How Important is a Dad?

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By Jami Keller

The true value of a Father, imperfections and all, is becoming more and more apparent in our society and our world. Research now tells us that the influence of a Dad (whether present or absent) has as great an impact as the Mother; and the way that either parent feels about the child is paramount.

Since 1995, when Marla and I first started coaching couples in their relationships, we always have stressed how important it is to be “together-together.” From our work, we just knew from the very beginning that this partnership was vital to the well-being of children, no matter what the status of the relationships. It turns out that we have been proven right, and then some.

Being connected and mindful of your partner and the goals you share makes all the difference in life, especially when it comes to child rearing. The good news is that no matter the issues, IT IS VIABLE! We believe this is due to the way the Mother feels about the Father, but time will tell as better studies are done.

This article explains how a baby’s time in the womb is vital, and has the greatest influence on the role of a Father in his child’s life. We know that the dynamic between parents greatly affects a child’s attitude and behavior. Nearly every time a couple comes to us for their relationship and starts using the tools we provide, they report that their children are also happier and behaving better.

Here is more background on the impact that parents (especially the Dads) have on their children from conception to infancy! And, I would add that this influence continues to have a high impact on children through adulthood, as I have seen with my 24 and 25-year old daughters.

One thing that people ask us about is whether or not it’s too late to fix things. Mothers especially feel unnecessary guilt about the things done, and not done. I say “unnecessary” because we all do the best we can, even very sick parents we have worked with have tried to do well by their children. Nearly everything is fixable! So Dad, you really can change things around, even if your kids are thirty!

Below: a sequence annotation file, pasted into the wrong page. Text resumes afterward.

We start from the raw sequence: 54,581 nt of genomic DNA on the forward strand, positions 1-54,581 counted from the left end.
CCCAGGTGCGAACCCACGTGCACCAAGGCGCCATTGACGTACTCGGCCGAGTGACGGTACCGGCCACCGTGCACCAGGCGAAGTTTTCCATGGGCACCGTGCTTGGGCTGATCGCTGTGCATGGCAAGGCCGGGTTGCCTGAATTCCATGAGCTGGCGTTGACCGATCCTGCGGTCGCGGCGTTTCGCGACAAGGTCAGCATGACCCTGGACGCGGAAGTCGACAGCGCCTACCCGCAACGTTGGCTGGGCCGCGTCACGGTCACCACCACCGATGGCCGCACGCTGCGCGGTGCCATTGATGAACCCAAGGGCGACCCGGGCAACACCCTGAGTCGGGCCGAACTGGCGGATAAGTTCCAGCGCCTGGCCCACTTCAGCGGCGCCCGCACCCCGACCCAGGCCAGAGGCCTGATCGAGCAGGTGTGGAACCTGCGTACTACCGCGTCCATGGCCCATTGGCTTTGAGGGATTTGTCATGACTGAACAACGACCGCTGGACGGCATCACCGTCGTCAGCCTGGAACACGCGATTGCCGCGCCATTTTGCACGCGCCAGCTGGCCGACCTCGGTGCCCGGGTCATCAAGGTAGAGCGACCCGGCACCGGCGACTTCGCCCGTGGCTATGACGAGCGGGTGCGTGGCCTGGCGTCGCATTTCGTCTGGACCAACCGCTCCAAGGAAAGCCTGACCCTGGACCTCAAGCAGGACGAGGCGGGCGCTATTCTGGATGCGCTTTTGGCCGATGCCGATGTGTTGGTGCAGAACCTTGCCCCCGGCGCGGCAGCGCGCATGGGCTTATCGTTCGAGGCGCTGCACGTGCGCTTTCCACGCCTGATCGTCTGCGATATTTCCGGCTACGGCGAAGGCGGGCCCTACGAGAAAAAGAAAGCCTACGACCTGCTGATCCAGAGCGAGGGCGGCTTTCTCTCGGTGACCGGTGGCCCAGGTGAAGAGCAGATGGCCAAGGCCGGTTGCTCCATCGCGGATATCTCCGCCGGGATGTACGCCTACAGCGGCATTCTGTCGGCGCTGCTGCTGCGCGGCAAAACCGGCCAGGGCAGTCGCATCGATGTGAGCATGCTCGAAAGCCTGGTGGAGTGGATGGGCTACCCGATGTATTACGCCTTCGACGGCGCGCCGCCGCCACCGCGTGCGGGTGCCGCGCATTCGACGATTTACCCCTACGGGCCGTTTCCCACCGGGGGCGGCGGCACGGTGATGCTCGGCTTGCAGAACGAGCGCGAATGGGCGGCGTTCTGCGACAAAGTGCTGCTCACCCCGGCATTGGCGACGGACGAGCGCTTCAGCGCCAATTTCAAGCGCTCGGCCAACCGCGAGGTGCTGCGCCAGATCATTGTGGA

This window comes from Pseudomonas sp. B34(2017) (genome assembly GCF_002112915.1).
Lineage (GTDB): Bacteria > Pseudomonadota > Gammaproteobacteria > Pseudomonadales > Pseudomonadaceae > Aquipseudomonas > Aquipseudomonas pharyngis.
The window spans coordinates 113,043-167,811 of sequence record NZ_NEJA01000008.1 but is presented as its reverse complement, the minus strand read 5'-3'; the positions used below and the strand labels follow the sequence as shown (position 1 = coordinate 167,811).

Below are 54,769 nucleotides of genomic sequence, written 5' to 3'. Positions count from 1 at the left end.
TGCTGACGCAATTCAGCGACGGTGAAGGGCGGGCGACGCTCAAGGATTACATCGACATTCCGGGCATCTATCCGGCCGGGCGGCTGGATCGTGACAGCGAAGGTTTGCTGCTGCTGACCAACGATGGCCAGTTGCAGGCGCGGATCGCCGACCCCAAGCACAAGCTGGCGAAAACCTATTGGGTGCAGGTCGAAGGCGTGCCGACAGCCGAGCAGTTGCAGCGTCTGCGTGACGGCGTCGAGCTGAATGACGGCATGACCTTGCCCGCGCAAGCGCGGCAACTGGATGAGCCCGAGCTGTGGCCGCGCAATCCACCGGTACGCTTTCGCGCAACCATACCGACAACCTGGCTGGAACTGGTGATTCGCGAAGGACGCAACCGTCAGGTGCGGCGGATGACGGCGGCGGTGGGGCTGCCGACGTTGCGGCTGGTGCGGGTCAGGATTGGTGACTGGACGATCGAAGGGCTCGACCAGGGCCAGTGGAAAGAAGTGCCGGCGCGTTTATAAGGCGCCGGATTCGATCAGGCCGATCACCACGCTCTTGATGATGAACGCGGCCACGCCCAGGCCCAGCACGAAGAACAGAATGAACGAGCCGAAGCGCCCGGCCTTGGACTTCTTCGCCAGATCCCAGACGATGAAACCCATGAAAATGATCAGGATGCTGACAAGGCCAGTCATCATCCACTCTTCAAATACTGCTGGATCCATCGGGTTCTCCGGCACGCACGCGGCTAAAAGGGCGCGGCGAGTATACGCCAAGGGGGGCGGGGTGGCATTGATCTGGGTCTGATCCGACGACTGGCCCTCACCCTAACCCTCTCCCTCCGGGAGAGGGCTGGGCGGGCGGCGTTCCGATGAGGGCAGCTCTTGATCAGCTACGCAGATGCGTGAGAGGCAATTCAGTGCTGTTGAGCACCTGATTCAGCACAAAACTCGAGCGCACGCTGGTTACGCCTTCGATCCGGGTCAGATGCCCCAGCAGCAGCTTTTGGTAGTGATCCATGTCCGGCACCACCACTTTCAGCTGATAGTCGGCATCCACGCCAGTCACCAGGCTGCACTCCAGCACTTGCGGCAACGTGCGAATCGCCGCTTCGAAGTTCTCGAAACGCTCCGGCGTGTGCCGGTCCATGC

Here is our list of things to do and say this Father’s Day (no matter what the current relationship looks like), in order to take full advantage of the role you play and its influence on your family:

1)  Accept any appreciation with a big smile and a “thank you!” Let the family know you were there as much as possible. Even if your choices could have been better, you did the best you could have at the time. Don’t let hindsight rob you of your contributions, even when you made mistakes.

2)  Let the children know you wanted them! This is a foundational issue for all of us. For me, being adopted by my Dad at the age of two meant enough to me to get past most of the “difficult stuff” – because he chose me! And, because he didn’t have to. No matter the biology, parenting happens. If there is “another Dad” in the picture, let that be true as well. It is far better to be graceful, even when there are conflicts.

3)  Give Mom the credit she deserves. At the very least, she carried those babies. And guys, we all know how much more difficult it could have been without her. If possible, show the family what is most important by valuing her – being connected and loving. This means listening and meeting her needs even if that means helping her ask for them.

4)  Be Present! Turn off the phone and television, and look into your family’s eyes and really let the moment grow your connection.

5)  Say the words, “I LOVE YOU and I AM PROUD OF YOU!” We have yet to work with someone who does not value these words from their Father. It can be the greatest gift at any age!

So, go ahead and do the “Dad stuff” on Father’s Day. Accept the cards or calls with a listening ear. Be open to the lives that you have contributed to, even if some of that contribution has been painful. Some of our greatest gifts come from our greatest pain, especially when our Dads come back into the picture and are present with a grateful heart.